2. The availability of compulsory process to secure the attendance of witnesses

The second private interest factor is the availability of compulsory process to secure the attendance of witnesses. Volkswagen I, 371 F.3d at 203. A court cannot compel nonparty witnesses to travel more than 100 miles, unless it is within the same state and will not cause the witnesses to incur substantial travel expenses. FED. R. CIV. P. 45(c)(3)(A)(ii), 45(c)(3)(B)(iii).

Extreme argues that the Northern District of California has subpoena power over the sole living inventor on the '145 Patent, the two prosecuting attorneys on the patents-in-suit, the former Extreme employees who are knowledgeable about the original design and development of the accused products, and certain Broadcom employees who have information relating to the chip sets and processors used by Extreme in the accused products that is not otherwise available to Extreme.

Net Navigation contends that Extreme's argument fails because it has not identified any witness that would refuse to testify in the Eastern District of Texas, and that Net Navigation failed to identify any witnesses of Broadcom that are specifically located in the Northern District of California. Net Navigation identifies one likely expert witness within the subpoena power of this Court, as well as its manager who is located in Texas.

Extreme identifies five current employees, two former employees, one inventor, and two patent prosecution attorneys who are the most likely witnesses, and who all work or reside in the Northern District of California. There are two witnesses identified by Net Navigation subject to the subpoena power of the Eastern District of Texas. This factor weighs in favor of transfer.

3. The cost of attendance for willing witnesses

The third private interest factor is the cost of attendance for willing witnesses. Volkswagen I, 371 F.3d at 203. In Volkswagen II, the Fifth Circuit noted that "[a]dditional distance means additional travel time; additional travel time increases the probability for meal and lodging expenses; and additional travel time with overnight stays increases the time in which these fact witnesses must be away from their regular employment." Volkswagen II, 545 F.3d at 317. The Fifth Circuit established the "100-mile" rule to determine the convenience of the transferee district to the witnesses and parties. "When the distance between an existing venue for trial of a matter and a proposed venue under § 1404(a) is more than 100 miles, the factor of the convenience to witnesses increases in direct relationship to the additional distance to be traveled." Volkswagen I, 371 F.3d at 204-05. The "100-mile" rule applies because the Northern District of California is more than 100 miles from Sherman, Texas. See id. When inconvenience would exist in either potential venue, merely shifting inconvenience from one party's witnesses to the other is insufficient to affect a transfer of venue analysis. In re Google Inc., 412 F. App'x 295, 296 (Fed. Cir. 2011).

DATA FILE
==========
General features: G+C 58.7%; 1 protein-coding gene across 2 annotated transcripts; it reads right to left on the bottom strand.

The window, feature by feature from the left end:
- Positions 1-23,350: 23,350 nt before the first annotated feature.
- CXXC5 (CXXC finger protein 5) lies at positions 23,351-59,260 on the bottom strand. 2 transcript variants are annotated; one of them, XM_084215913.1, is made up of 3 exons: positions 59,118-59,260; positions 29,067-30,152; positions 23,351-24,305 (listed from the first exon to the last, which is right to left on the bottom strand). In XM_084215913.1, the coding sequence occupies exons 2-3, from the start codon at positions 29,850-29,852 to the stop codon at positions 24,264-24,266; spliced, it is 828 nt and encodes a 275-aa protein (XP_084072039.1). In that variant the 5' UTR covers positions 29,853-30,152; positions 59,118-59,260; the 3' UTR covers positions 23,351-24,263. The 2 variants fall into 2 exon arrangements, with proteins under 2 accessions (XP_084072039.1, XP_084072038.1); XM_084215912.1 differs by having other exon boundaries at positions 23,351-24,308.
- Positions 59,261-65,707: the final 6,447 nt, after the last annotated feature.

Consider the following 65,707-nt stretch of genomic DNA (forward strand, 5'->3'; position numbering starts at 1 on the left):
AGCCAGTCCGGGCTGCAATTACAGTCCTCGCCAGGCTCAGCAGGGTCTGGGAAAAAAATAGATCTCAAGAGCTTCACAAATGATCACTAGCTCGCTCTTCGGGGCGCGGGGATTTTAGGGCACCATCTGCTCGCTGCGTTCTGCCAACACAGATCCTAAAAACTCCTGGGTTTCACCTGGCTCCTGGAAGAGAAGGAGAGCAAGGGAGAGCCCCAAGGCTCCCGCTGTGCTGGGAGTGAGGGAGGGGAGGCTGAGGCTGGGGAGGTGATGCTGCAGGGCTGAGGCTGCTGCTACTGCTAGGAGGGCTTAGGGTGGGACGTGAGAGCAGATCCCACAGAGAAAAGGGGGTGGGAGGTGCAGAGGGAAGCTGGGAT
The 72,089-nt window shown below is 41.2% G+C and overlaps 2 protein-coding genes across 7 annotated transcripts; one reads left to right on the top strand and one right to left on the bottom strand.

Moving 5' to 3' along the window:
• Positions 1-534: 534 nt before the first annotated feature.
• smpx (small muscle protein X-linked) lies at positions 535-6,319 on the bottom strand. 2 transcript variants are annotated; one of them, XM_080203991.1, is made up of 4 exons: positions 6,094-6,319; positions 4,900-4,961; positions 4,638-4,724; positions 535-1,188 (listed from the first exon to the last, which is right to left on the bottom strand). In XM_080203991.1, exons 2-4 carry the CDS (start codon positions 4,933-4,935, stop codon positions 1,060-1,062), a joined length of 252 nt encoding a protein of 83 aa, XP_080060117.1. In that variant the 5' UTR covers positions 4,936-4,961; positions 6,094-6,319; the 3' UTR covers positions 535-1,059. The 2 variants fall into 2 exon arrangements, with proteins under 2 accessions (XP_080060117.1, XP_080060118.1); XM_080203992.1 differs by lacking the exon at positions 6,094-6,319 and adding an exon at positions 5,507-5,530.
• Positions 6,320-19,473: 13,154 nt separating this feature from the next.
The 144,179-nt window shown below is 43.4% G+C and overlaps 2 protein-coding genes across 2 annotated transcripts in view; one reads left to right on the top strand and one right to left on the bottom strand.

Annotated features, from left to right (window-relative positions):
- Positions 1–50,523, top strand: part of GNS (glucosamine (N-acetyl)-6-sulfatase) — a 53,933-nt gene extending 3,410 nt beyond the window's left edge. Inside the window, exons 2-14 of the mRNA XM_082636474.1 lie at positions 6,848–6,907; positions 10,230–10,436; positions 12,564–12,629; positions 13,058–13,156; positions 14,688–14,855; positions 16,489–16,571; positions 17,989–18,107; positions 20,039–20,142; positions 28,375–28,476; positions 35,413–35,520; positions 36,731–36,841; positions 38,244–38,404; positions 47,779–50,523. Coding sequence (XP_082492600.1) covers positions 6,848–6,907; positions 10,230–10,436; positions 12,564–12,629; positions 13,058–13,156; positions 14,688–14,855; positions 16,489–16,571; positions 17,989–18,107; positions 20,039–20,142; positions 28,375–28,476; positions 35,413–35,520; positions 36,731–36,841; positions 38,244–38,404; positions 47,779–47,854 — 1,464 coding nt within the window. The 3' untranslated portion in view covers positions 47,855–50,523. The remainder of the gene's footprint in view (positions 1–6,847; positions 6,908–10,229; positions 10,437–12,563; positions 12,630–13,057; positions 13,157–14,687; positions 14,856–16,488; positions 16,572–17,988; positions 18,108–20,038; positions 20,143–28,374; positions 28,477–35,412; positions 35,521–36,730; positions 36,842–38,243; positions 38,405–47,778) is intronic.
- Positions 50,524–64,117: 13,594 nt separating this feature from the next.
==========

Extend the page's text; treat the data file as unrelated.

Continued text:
As stated above, Extreme identifies five current employees, two former employees, one inventor, and two patent prosecution attorneys who are their most likely witnesses, and who all work or reside in the Northern District of California. Net Navigation identified one likely expert witness within 100 miles of this Court, and its manager who is located in Round Rock, Texas and will likely testify. Its remaining witnesses are in diverse locations, such as Missouri and Pennsylvania, which Net Navigation asserts is substantially closer to the Eastern District of Texas than the Northern District of California.

Transferring this action from the Eastern District of Texas to the Northern District of California would increase the distance that Net Navigation's witnesses must travel by approximately twelve hundred miles. Denying Extreme's motion would require its witnesses in California to travel about fifteen hundred miles. Extreme has only demonstrated to this Court that granting its motion would serve to transfer the inconvenience from Extreme's witnesses to Net Navigation's witnesses. That is insufficient to shift this factor in favor of the transferee venue. This factor is neutral.

4. All other practical problems that make trial easy, expeditious, and inexpensive

All of the public and private interest factors are part of a transfer of venue analysis, but "judicial economy can be a 'paramount consideration.'" In re Vistaprint, 628 F.3d 1342, 1347 (Fed. Cir. 2010) (quoting In re Volkswagen of Am., Inc., 566 F.3d 1349, 1351 (Fed. Cir. 2009)). While previous litigation is not dispositive, familiarity with the patents-in-suit gained through conducting claim construction can weigh heavily in favor of maintaining the action in that court. See id. at 1344, 1347 n.3.